The standard COVID test is done through the nasopharyngeal swab, which samples the back of your nasal passage and throat. But this sampling technique, though highly sensitive, is not perfect either. “The virus enters through the nose, but it does a lot of its business in the lungs,” Baird explains. “The further away you get from your lungs, the less virus there is.” Baird, as well as clinicians I spoke to from New York, San Francisco, and Atlanta, told me that they had seen several instances of patients who had tested negative on the swab, but whose lung fluid was found to be teeming with the coronavirus. Of course, one would have to be pretty sick—hospitalized and intubated—to have their lung fluid tested. If you only have mild symptoms, as I did at the beginning, no one is going to go burrowing in your lungs.

Conversely, the test might also miss a COVID infection, according to studies, if you’re swabbed too early after being exposed.

Moreover, if there’s something specific in the way you are built—about the physical structure of your nose, for example—or if, for whatever reason, when the virus hit you, it went straight to your lungs, repeating a COVID test wouldn’t give you a more accurate result. Here, the laws of probability run into your specific physiology. “If there’s something about your nose or your disease that makes it harder for the test to catch,” explains Baird, “it’s more likely to repeat the false negative because whatever it is about your nose or your disease is also true the second time you get tested.”

Then there is the question of how good of a sample the swab gets. Nasopharyngeal swabs—those long Q-tips that go so far back into your nose that they feel like they’re going to come out the back of your head—are more sensitive than simple nasal swabs that only make contact with the insides of your nostrils. But the city of Washington, D.C., for example, conducts COVID tests using nasal-only swabs. When I called the city’s public health department to ask why the city had opted for nasal swabs instead of the more sensitive brain ticklers, a spokesperson there told me that it was “mostly based on supply availability.” In the early days of the pandemic, when there were shortages of testing supplies, the city went with what was available and it stuck.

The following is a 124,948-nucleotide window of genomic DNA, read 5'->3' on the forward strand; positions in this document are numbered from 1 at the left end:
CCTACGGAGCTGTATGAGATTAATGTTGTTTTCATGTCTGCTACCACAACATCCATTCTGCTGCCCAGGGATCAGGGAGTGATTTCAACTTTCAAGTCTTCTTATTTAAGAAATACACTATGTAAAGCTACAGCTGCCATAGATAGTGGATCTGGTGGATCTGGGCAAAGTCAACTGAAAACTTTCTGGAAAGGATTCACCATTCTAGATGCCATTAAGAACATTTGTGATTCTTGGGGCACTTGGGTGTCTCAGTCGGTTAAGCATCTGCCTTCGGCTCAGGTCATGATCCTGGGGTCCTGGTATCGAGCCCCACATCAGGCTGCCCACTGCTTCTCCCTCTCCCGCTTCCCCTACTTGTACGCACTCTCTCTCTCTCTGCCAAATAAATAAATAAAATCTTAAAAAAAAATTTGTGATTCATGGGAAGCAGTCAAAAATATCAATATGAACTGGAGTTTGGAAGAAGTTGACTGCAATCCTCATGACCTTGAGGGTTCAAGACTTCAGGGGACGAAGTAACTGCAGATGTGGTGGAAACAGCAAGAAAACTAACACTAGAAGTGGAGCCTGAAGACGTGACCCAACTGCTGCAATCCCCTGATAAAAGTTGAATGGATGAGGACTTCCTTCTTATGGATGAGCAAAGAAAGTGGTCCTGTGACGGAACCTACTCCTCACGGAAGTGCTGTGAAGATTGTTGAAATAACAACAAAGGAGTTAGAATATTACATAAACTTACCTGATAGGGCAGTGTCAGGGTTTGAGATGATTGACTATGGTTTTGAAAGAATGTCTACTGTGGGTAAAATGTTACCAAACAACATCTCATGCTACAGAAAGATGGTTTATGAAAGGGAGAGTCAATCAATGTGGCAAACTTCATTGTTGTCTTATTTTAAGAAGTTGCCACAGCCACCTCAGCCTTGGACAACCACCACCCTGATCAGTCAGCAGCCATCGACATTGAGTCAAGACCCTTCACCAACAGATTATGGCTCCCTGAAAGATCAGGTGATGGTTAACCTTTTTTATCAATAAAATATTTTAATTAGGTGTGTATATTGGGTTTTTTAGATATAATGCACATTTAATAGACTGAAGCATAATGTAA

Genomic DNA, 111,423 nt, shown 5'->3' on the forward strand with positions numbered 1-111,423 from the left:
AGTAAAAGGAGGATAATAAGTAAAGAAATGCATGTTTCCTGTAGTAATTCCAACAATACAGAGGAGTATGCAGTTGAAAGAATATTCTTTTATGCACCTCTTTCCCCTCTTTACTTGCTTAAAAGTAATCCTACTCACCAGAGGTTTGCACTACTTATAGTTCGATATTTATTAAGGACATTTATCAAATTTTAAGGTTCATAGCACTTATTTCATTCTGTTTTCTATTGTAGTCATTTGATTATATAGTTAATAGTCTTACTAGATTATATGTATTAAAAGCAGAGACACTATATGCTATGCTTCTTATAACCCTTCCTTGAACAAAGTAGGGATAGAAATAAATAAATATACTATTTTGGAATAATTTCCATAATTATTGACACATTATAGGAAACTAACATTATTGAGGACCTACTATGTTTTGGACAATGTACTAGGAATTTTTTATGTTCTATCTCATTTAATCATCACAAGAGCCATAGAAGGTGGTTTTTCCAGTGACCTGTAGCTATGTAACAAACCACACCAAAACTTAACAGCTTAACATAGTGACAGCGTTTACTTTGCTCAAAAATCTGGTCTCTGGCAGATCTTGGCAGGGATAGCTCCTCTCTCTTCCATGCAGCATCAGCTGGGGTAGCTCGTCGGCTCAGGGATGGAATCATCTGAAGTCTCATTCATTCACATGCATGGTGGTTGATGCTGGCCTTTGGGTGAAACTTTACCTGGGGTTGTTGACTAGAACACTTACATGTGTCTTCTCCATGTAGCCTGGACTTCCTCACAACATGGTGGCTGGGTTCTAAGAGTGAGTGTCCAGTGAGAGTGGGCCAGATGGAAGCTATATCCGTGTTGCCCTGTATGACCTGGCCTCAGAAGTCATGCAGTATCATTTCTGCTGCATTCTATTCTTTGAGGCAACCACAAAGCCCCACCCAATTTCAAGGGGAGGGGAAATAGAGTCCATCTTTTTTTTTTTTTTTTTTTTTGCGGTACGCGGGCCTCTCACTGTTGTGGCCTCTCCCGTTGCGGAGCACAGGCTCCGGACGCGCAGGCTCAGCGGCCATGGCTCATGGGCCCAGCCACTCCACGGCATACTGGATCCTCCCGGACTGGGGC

Even when it’s done right, “there is no perfect test,” said David Hirschwerk, M.D., the vice chair of infectious diseases at Northwell, one of the largest private health care networks in the New York area. He and his team conducted a study in which they swabbed each patient with two different swabs. “We did see a discordance,” he told me. That is, the same patient yielded a negative and a positive result at the same time.

The sheer scale of the pandemic—and the volume of testing—means that there are far more false negatives occurring than we think. “Even if a test were 98% sensitive and 99% specific,” warned a recent article in the New England Journal of Medicine, “it would still produce a false negative result in 2 of every 100 people infected. If we test 5 million Americans daily and only 1% of them have COVID-19, a total of 1000 positive cases will be missed, which increases the risk of spread.” And as we know, one missed infection—and the false sense of confidence created by a false negative—can create a chain of transmission that snares dozens of people.

So what is a physician to do? Do you trust the test or the patient? And what was I to do?

“I would probably tell you you still have COVID and you should quarantine and act as if you have COVID,” Neda Frayha, M.D., an internal medicine doctor who teaches medicine at the University of Maryland, told me. “If someone has symptoms that look and feel and sound like COVID but the result is negative, we need to treat it as if it’s COVID.”

One young doctor, who treated the crush of COVID patients when her hospital in New York City was overwhelmed in the spring, told me that back then, “we relied heavily on clinical diagnoses.” At the time, she said, “if the picture fit COVID, then it’s COVID unless you can convince us otherwise. At the end of the day, the COVID test was very helpful to have when it was positive, but there were patients that clearly had COVID, based on things like their X-rays, their labs, and their symptoms.” (This doctor asked for anonymity because she was not authorized to speak to the press.)